Finally, number three are services. The CETA’s temporary entry chapter provisions on intra-company transferees means that Canadian companies can bring specialized talent to work at a Canadian operation. The contractual service suppliers’ provisions means specialized skills can be brought in to fill supply chain gaps. The CETA provisions on these entry categories reduce business burdens, and without them in a UK context companies will need to use other routes that are more cumbersome.

Simply put, if CETA matters then transitioning it to a bilateral agreement also matters. We have been working closely with our UK counterparts at the Confederation of British Industry to advance this and will continue to do so. We hope this committee will be able to facilitate expeditious passage of the implementing legislation once the agreement is finalized.

As members of the committee will appreciate, everything you do in trade builds on what came before it. CETA was a gold standard agreement when it was negotiated, but the Canada-UK transition agreement should be seen as the starting point for going further. I would like to highlight quickly five specific areas in that regard.

First is digital trade. Since the CETA’s negotiation, global discussions on digital trade rules have taken on a much greater focus, including at the WTO and our digital trade chapters in the CPTPP and CUSMA. Discussions with the UK on digital trade should support cross-border data flows.

Number two is regulatory cooperation. The future gains on merchandise trade will be driven by reducing non-tariff barriers. This is particularly important for Canadian agriculture exporters where it has been tough slogging in the EU as I alluded to a moment ago. But we can also do forward looking work in areas like health sector procurement and cyber security.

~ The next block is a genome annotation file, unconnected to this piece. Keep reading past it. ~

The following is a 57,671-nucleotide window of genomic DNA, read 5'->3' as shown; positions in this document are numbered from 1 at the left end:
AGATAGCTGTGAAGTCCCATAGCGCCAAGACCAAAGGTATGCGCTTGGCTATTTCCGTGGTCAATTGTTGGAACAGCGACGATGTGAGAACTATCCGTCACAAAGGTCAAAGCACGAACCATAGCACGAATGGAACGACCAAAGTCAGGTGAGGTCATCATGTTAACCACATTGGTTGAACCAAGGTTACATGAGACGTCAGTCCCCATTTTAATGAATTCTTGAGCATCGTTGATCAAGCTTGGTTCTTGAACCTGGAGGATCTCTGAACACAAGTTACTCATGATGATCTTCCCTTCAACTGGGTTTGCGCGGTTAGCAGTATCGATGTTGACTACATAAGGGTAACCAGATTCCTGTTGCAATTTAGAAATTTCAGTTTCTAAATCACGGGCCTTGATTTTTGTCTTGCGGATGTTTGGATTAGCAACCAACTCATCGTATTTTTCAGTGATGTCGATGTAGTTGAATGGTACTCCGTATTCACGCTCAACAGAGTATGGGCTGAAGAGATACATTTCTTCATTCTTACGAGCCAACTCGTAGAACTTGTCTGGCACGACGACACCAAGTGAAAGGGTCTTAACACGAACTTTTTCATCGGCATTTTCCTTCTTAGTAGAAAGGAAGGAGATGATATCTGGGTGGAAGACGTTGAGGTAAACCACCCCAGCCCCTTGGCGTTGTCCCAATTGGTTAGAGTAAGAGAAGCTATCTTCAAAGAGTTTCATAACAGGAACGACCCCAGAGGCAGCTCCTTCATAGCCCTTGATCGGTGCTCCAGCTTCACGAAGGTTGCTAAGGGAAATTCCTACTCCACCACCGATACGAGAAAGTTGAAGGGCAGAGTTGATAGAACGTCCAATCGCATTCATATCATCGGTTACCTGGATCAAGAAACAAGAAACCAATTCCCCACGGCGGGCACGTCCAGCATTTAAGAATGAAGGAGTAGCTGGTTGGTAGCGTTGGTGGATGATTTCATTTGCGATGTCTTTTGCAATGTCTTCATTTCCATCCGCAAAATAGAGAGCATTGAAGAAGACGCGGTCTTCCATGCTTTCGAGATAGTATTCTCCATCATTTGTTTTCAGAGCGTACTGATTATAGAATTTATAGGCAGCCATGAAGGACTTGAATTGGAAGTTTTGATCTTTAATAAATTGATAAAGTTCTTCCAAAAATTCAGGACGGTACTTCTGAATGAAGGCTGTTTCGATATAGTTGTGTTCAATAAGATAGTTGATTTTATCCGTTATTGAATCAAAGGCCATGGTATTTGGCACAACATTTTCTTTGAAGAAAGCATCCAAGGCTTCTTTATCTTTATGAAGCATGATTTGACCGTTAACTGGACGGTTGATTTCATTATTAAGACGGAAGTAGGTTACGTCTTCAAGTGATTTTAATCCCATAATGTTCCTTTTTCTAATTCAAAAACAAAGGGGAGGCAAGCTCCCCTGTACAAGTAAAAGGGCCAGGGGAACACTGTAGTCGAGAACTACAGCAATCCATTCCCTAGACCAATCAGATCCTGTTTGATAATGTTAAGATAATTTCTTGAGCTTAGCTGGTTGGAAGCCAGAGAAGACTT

Number three is critical minerals. The global supply of rare earth minerals that enable the production of many hi-tech products remains dangerously concentrated. Future discussions should facilitate greater private sector production and movement of these rare earth extractive products.

Fourth is trade facilitation. The pandemic has emphasized the value of the efficient movement of goods globally. The UK and Canada should explore opportunities to introduce additional measures to modernize customs processes.

Finally, number five is labour mobility. Enhancing the ability of companies to attract talent and access service contracts abroad is critical to diversify what we are exporting. Activities like after-sales servicing can be more lucrative for companies than the original export itself, so we should be ambitious on how we approach this business activity.

Without a bilateral agreement in place, it will be that much more difficult to go further on these five areas and others.

Thank you for your attention and I look forward to your questions.

[1] See Table 7 from Ciuriak Consulting Inc, January 2018 “The Impact of the EU-Canada Comprehensive and Economic Trade Agreement on the UK.”

See also UK Department for International Trade, May 17, 2018 “Impact assessment of the Comprehensive Economic and Trade Agreement (CETA) between the European Union and Canada.